Re: Need

I recently pleaded to a nurse, “I need to be rescued!” Needless to say she paid attention to this call to action and found a way to get me the help I needed. Bless her heart. Most times I think we are individually reluctant to say we need something. We like to be independent in our quest for the things we require. We don’t want to appear as whiners or be left feeling bitter because someone else got what we were needing, so generally we are quiet searchers for the things that will make us healthy, happy and whole.

We can all agree that for mere survival we need air & water. We often band together and demand needs as our rights: affordable housing, a clean environment, education, equal pay. When our side seems abandoned we protest, we argue and literally stomp our feet and bang our drums to right the injustice over the distribution of these human needs. How we define a need from a want can lead to further discord until a unified consensus is found.

Parents have to be wise in differentiating between needs and wants so their children can grow to understand. Very young children may have tantrums when they want something. In the film The Jerk, Steve Martin’s character finds out the differences between needs and wants through a humorous journey. In this scene I laugh at the childlike way he adds to his list of what he “really needs”. https://www.youtube.com/watch?v=rSWBuZws30g

Is emotion to want, as survival is to need? I’ve had some insightful conversations with my academic activist son on this topic. He easily lists Education, Housing, Employment, Food, Health Care as needs. He argues these needs must be supported by governments and to a larger or smaller degree they all are. Being a Star Trek fan, I would agree these five primary needs to be free for all, supported by tax dollars. Far from being utopian in scope, once these needs are met then we can tackle other areas of life with full bellies, open hearts and keen minds.

Trouble is, some of us think waging war is needed. Some think we need massive amounts of wealth. Others think education is only for boys or the rich or the white. Still others think the food that we grow, the water we drink must be managed for maximum profit. Information is even being commodified. “That’s for me to know and you to find out.” used to be a boast, a school yard taunt or a military pronouncement. Now, in the search for basic facts, the information you need may end up costing you.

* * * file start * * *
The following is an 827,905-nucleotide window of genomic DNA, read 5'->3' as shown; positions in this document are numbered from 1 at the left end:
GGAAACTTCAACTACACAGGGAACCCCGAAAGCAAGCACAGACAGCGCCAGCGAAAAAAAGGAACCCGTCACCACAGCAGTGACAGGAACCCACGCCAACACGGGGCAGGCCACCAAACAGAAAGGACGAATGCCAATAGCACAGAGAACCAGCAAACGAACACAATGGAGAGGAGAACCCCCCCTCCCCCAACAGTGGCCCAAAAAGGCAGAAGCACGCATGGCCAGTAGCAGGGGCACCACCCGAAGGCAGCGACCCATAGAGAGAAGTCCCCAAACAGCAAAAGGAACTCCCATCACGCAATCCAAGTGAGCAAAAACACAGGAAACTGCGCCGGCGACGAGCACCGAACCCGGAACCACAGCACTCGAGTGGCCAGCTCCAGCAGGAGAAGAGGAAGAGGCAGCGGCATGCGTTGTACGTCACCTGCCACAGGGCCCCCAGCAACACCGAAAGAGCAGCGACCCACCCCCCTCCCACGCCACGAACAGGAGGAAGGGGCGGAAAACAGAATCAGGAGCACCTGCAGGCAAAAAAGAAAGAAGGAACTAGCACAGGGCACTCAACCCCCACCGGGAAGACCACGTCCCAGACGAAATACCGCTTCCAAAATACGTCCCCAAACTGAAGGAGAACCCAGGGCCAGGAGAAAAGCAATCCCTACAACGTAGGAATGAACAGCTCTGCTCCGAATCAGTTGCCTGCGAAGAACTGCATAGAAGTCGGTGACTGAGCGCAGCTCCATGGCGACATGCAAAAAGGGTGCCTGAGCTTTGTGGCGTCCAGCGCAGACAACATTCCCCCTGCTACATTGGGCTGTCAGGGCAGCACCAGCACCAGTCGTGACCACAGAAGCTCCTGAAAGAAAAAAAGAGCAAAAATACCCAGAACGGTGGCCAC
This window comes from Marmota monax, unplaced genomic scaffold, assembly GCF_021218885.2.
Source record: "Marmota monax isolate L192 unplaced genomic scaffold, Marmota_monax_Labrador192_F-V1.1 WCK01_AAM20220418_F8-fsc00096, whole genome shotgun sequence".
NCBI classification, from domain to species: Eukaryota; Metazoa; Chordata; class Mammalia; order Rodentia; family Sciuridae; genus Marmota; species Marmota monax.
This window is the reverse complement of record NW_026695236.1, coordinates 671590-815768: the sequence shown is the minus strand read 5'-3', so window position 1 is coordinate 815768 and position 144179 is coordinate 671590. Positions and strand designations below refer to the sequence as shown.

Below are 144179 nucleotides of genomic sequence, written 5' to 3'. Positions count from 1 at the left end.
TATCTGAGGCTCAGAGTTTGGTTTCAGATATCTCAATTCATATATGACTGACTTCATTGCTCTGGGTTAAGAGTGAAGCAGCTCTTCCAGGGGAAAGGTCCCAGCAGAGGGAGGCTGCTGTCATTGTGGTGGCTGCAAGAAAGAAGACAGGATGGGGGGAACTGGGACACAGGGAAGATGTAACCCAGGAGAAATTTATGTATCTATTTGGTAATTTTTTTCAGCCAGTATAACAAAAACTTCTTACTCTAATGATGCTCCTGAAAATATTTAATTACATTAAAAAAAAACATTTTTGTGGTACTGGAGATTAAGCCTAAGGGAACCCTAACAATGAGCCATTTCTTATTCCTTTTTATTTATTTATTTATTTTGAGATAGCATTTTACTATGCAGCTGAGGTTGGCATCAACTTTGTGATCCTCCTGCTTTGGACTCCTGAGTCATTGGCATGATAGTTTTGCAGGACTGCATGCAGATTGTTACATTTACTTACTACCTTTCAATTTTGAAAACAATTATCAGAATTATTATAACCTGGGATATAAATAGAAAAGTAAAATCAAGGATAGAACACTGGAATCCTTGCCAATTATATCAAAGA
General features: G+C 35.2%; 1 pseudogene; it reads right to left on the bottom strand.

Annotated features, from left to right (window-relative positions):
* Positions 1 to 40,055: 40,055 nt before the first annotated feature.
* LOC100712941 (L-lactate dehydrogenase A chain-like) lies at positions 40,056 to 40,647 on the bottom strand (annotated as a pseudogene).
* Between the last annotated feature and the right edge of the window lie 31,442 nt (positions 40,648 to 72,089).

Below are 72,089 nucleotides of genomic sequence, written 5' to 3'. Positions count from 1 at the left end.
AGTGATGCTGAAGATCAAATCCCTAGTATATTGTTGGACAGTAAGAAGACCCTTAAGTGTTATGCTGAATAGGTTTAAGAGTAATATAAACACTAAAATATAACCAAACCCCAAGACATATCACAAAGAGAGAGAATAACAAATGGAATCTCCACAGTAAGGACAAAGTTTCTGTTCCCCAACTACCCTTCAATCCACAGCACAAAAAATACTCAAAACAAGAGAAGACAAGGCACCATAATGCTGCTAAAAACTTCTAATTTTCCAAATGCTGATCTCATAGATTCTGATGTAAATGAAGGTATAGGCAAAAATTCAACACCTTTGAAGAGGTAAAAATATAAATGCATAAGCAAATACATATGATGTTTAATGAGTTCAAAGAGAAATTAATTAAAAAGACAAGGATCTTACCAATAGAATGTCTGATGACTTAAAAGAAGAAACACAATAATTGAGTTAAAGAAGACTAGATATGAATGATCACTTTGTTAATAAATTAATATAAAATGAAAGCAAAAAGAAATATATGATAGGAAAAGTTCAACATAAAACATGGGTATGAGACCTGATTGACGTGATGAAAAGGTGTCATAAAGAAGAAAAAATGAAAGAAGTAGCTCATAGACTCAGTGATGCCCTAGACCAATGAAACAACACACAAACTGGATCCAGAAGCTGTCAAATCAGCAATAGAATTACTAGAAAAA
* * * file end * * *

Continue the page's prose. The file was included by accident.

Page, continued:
My personal needs for optimum emotional health include safety and love. Sometimes what you need has to actively pursued. Sometimes it’s a matter of seeing what has been there all along. The song, ‘Without You’ written by Pete Ham & Tom Evans of Welsh rock group Badfinger plaintively captures the universal need for love. https://www.youtube.com/watch?v=PPco24LS31A

Re: Content

Content is a word that can change in meaning depending on whether the first or last syllable is stressed. When I write I always try to be content with my content. The English language is a delight for authors yet for ESL students it’s a source of confusion. Let’s explore.

I have a small shed just outside my front door which is part of a carport. The contents of the shed include tools, old paint tins, recycling totes, and stuff. The stuff is hard to classify and hard to remove. Being a clutter-free kind of person I am not content with the state my shed is in. On recycling day I pull out the totes filled with other waste I’ve produced. I mutter internally about doing something about the contents of this space. It’s a useful space, if managed properly. I tell myself: Why do I have three boxes of rocks and shells from past holidays? What is the use of three paint trays? When was the last time I used two golf putters? How can I ever part with my childhood fishing rod?

Just try removing or resolving the contents of your thoughts when it comes to assessing what you really need in life, as opposed to what you think you need. This exercise can be very contentious. It’s an ongoing internal struggle to justify what amounts to the content of your life. Your brain must sort things out before you can do any external sorting. My contention is that people like Marie Kondo make this process look easy, while for most it’s not that simple.

Those who can’t cope with the reality of their stuff end up being labelled hoarders. When this happens family and friends may not be content to let the situation go by without an intervention. We are so fascinated with how we stuff our stuff that a reality television series called ‘Hoarders’ has been broadcast for a decade on various networks.

While some seem content to live amongst the contents of their mess, others are more interested in examining themselves. Part of the famous ‘I Have a Dream’ speech by Martin Luther King Jr. comes to mind; “I have a dream that my four little children will one day live in a nation where they will not be judged by the colour of their skin, but by the content of their character.”

The content of one’s life is hard to determine. Most of the time I feel a sense of contentment. As much as I can bring order to my world, I feel generally contented. Sometimes that feeling crosses the border into happiness; an upgrade if you like. When I take into account my relationships, my history, my personal successes, I feel contentment. It often comes out as a deep sigh, sometimes audible, as I lay my head down on my pillow and wait for sleep each night. It’s a pleasing moment. The shed can wait.